"We did hand-holding for some firms that are willing to offer support and gifts of donation to India, while others did it using their local offices," said Ambassador Sanjay Kumar Verma.

"Every country has a limit when it comes to dealing with such a crisis, and at such times international cooperation is required," he said. "We are grateful for all the help, Japan-India partnership on the pandemic is moving forward very well."

The Japan India Industry Promotion Association, for example, has collaborated with Time World Co., a Japanese manufacturer of oxygen devices, to deliver an oxygen concentrator and an oxygen chamber, which can assist about eight people to breathe at one time.

"We talked with our business connections and came up with this. We wish to help our people in any possible way," said 42-year-old Prashant Godghate, chairman of the association, who lost his elder brother to the pandemic last month, about sending the aid to Maharashtra.

Among other individuals coming forward is Bindu Varma, a resident of Japan since 1984, who started a fundraising drive among her compatriots despite her concern at how mass events were allowed to be held in recent months just as India's second wave of viral infections built.

"Initial feelings were mixed, given the irresponsible manner in which events like the Kumbh Mela (a Hindu festival) and (national parliamentary) elections were held across the country, but the desire to help in any possible way took over," said Varma, 60, adding that "family and friends' support has been tremendous."

Eight oxygen concentrators are on their way to a small medical facility in the southern state of Tamil Nadu run by a young physician couple, who are treating patients at subsidized rates.

"Usually we have to travel around 30 kilometers to get oxygen cylinders filled while having to stand in a queue for eight hours. Each and every minute is important for patients with hypoxia, so these concentrators" save lives, said S.K. Pradhyum, who runs the facility with his wife Swati.

The couple was set to return to Germany where they work but decided to remain in India to help fight the pandemic. "It's like a war going on, so we decided to stay and do justice to our profession," Pradhyum said.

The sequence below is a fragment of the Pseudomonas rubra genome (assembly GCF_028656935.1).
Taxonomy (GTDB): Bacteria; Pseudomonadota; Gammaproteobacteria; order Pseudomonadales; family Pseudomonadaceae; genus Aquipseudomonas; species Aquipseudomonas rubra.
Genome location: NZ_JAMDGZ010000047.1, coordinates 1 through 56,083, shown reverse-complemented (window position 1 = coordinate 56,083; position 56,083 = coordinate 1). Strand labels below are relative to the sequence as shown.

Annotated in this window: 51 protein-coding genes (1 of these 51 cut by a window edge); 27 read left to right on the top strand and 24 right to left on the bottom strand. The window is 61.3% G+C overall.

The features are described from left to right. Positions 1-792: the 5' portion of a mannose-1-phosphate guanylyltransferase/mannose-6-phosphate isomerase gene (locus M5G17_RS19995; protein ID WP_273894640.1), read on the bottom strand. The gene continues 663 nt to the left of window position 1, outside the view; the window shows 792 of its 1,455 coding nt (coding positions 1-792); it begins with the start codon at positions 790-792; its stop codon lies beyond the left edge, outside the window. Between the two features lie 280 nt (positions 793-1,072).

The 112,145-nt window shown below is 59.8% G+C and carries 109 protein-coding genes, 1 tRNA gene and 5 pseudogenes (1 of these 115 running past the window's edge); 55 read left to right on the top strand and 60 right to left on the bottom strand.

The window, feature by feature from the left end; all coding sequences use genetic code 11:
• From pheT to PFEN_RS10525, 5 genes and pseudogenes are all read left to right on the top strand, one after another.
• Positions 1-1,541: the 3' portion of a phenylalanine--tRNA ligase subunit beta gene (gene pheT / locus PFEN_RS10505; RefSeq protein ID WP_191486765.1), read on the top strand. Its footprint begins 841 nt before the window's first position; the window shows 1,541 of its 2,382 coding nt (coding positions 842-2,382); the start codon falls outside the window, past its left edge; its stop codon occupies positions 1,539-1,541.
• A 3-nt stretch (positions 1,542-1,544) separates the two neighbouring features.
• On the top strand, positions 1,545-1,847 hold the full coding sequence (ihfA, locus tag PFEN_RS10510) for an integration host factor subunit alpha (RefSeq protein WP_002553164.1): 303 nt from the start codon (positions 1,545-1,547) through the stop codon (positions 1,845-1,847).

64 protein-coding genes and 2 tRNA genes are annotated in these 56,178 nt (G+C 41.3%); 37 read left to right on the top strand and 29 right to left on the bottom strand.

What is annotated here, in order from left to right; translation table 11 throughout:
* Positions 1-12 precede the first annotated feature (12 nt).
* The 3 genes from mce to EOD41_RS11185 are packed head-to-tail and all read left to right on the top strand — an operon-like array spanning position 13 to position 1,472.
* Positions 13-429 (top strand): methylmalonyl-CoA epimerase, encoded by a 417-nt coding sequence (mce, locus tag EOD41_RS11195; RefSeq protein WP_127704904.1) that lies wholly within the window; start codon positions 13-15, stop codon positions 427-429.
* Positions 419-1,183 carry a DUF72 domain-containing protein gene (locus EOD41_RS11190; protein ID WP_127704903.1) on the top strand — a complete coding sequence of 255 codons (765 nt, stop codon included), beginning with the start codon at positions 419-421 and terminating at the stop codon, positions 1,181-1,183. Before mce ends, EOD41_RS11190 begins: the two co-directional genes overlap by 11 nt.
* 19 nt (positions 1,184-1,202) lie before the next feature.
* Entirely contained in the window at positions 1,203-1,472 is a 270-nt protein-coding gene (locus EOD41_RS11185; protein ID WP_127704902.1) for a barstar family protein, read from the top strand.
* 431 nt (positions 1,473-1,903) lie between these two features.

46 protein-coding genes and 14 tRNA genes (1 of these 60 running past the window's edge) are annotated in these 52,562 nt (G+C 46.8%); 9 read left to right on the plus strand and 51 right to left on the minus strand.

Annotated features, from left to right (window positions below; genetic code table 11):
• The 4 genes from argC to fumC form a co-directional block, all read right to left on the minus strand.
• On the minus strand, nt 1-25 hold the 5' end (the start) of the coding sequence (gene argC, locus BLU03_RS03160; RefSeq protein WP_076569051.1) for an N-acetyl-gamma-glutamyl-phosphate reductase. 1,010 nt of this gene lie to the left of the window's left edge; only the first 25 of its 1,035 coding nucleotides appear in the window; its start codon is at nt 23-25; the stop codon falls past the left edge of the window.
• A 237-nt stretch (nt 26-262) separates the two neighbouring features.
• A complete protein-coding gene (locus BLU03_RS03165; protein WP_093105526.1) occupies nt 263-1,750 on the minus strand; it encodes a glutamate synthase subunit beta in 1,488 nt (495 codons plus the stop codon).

Oxygen, however, is not the only resource the country craves. Many people from rural areas who lost their jobs amid the health crisis are finding it difficult to manage to eat, and some Indian residents of Japan have not turned a blind eye.

Raghavendra Jain, an artificial intelligence engineer working in Tokyo, sent money to a school in a small village in Uttar Pradesh where children of the poor are educated for free. The school uses donations to set up small businesses for parents who had been working in big cities but lost work.

"I follow some people on social media who are involved in social causes and Mr. Ajit Singh (who runs the school) is one of them. Such calls are mostly made from Facebook and Whatsapp groups, and everyone I know has helped in their capacity since the outbreak," said Jain, whose whole family back in India caught the coronavirus but have now recovered.

"They recovered thanks to doctors, self-discipline, and lots of good luck. Still, with several variants appearing, their well-being has been a continuous source of anxiety," the 34-year-old added.

Like other Indians living in Japan -- a community numbering close to 40,000 people, according to Japanese Justice Ministry data -- he is hoping for a swift end to the pandemic ravaging his homeland.

"We wish normalcy resumes soon," he said.

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Indian diaspora in Japan comes together to aid homeland - The Mainichi - The Mainichi